Quebec Transport Minister Julie Boulet has come up with some new rules for snowmobiling in the province, where she has tried to balance landowner rights with snowmobile access. The proposals were in response to a legal case involving a section of the Petit Train du Nord converted rail trail. Her proposals were passed through the Quebec assembly, and became law on December 16. Provisions of the new law include a 10 p.m. to 6 a.m. curfew on rail trails, unless local municipalities make a by-law to allow additional access, and a speed limit of 20 mph on trails that pass within 30 meters of a residence. Volunteer wardens will now have full enforcement rights. Legal action regarding snowmobile trails will be placed on hold until May 1, 2006, and starting in this coming spring, high snowmobile traffic areas will be the subject of special study.

The State of Wyoming has joined a lawsuit challenging National Park Service (NPS) snowmobile rules in Yellowstone National Park and nearby Grand Teton National Park.
The NPS issued temporary rules restricting the number of snowmobiles in Yellowstone to 720 units a day and requiring all recreational snowmobilers to travel with a commercial guide. In Grand Teton, 140 sledders are able to operate daily with no guide.
The lawsuit, filed in November by the Wyoming Lodging and Restaurant Association in U.S. District Court, seeks to ease the restrictions and challenges the mandated use of guides.

Tread Lightly will sponsor Master Tread Trainer training at nine locations in the United States this year. The Master Tread Trainer is a program to train volunteers in creative, practical methods of teaching outdoor ethics as it relates to motorized use. Following the one-day seminar, a Master Tread Trainer will be qualified to train other outdoor users — educators, clubs, employees, visitors, scouts or community members to be “Tread Trainers” as well. The seminar costs $75, including materials, and scholarships are available. For more information or registration, call 800/966-9900 or view www.treadlightly.org/trainer.mv. The schedule is: February 12, Windsor, Conn.; March 16, Ontario, Calif.; March 18, Wabeno, Wis.; April 2, Erie, Penn.; April 9, Indianapolis, Ind.; April 18, Boise, Idaho; May 21, New Jersey; May 7,   Anniston, Ala.; June 10, Anchorage, Alaska.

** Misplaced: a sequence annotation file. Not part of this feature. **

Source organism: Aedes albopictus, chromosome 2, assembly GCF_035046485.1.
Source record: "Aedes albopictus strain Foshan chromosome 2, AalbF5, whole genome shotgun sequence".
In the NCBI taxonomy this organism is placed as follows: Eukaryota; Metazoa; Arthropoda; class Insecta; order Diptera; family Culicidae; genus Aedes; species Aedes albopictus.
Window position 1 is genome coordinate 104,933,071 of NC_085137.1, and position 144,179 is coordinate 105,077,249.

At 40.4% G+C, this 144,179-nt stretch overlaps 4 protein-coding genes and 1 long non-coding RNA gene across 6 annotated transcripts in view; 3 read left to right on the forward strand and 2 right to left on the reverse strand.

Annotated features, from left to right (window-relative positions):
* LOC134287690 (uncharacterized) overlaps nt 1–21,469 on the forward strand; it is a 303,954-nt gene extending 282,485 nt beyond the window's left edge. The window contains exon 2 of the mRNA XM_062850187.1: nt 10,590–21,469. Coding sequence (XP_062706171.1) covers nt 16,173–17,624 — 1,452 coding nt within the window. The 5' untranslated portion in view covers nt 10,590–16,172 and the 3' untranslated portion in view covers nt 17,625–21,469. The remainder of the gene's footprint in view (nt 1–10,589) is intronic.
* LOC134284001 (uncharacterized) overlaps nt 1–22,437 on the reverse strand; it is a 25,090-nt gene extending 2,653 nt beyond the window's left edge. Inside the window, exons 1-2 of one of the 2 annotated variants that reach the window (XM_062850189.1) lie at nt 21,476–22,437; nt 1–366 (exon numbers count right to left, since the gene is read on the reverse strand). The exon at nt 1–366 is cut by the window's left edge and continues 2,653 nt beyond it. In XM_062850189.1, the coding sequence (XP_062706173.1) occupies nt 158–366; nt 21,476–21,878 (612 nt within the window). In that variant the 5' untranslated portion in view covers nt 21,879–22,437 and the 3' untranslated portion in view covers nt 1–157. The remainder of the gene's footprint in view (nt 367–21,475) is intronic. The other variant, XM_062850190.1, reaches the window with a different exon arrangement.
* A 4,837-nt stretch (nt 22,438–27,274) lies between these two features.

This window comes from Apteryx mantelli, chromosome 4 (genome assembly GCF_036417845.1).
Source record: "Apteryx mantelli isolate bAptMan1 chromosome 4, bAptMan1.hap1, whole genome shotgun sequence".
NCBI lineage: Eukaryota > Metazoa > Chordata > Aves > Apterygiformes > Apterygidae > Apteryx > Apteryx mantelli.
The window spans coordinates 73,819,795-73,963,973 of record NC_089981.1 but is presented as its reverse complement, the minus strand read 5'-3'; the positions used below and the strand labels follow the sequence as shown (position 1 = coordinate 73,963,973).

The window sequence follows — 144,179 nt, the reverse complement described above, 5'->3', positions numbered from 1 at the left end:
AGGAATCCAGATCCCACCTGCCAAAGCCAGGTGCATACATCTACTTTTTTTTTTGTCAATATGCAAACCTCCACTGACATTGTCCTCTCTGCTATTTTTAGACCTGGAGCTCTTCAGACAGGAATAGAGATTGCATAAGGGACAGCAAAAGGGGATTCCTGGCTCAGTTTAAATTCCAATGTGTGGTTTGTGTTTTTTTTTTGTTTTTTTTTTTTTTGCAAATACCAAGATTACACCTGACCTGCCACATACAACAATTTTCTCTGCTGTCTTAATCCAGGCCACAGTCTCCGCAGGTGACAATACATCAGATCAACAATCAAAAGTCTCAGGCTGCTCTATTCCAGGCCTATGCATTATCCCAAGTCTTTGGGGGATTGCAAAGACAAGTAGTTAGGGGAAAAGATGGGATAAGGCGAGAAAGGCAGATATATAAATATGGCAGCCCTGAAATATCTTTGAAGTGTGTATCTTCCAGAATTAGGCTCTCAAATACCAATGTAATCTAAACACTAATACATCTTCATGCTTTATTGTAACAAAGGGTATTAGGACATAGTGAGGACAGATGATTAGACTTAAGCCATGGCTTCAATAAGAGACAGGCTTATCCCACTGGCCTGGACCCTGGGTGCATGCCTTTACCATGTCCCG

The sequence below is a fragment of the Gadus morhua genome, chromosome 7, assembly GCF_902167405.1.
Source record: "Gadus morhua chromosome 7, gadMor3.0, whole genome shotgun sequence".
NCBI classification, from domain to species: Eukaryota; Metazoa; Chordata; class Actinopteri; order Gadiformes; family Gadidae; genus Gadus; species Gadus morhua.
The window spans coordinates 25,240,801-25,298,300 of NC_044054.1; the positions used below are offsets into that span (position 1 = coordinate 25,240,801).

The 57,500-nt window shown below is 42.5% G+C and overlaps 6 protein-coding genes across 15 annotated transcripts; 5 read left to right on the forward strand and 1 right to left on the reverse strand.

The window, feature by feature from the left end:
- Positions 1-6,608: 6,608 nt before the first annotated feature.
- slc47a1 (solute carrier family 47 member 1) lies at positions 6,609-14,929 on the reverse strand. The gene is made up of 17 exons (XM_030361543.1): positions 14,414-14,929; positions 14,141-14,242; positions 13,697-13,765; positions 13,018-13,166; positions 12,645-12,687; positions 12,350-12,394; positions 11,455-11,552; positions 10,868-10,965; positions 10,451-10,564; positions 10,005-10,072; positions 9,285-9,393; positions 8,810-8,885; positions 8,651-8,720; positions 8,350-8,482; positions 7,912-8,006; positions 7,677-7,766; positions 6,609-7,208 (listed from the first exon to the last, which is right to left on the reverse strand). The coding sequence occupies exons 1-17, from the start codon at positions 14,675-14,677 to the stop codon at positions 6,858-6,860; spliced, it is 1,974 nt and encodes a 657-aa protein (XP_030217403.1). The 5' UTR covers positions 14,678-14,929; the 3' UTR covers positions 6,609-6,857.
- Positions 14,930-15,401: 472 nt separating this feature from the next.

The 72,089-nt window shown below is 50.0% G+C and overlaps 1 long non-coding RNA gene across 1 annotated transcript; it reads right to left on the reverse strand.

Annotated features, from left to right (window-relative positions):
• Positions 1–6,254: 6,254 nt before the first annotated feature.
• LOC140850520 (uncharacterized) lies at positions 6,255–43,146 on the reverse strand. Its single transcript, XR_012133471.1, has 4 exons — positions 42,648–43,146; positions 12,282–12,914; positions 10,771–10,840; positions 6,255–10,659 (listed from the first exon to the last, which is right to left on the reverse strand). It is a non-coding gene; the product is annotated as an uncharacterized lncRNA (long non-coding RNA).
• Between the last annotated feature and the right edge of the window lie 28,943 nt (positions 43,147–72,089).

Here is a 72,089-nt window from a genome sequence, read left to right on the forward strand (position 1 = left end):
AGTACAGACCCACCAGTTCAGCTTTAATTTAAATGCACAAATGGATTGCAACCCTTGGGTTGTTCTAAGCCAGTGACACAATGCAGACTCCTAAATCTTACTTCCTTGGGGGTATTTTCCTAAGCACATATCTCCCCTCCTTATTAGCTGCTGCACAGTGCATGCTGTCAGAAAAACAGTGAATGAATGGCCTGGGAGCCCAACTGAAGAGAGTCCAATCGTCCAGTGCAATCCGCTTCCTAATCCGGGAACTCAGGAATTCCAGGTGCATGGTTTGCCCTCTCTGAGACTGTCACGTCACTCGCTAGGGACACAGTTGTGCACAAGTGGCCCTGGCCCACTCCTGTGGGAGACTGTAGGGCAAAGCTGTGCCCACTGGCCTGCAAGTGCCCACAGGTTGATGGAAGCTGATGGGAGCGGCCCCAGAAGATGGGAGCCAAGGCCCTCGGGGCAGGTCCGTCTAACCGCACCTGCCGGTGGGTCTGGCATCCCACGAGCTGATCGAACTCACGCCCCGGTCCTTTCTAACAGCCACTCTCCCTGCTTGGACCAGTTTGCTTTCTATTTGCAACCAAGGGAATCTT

This winter, Michigan snowmobile patrols are enforcing a new law banning the use of colored snowmobile headlight covers. The law was passed in March 2004. The law, which was supported by the Michigan Snowmobile Association, was cited as an important safety measure. The argument for the law claims that placing colored inserts over headlights reduces visibility and increased the chances of drivers overrunning headlights. There had also been reported cases of mistaken identity: red-covered headlights being confused with taillights and red or blue covered headlights mistaken for law enforcement officers.

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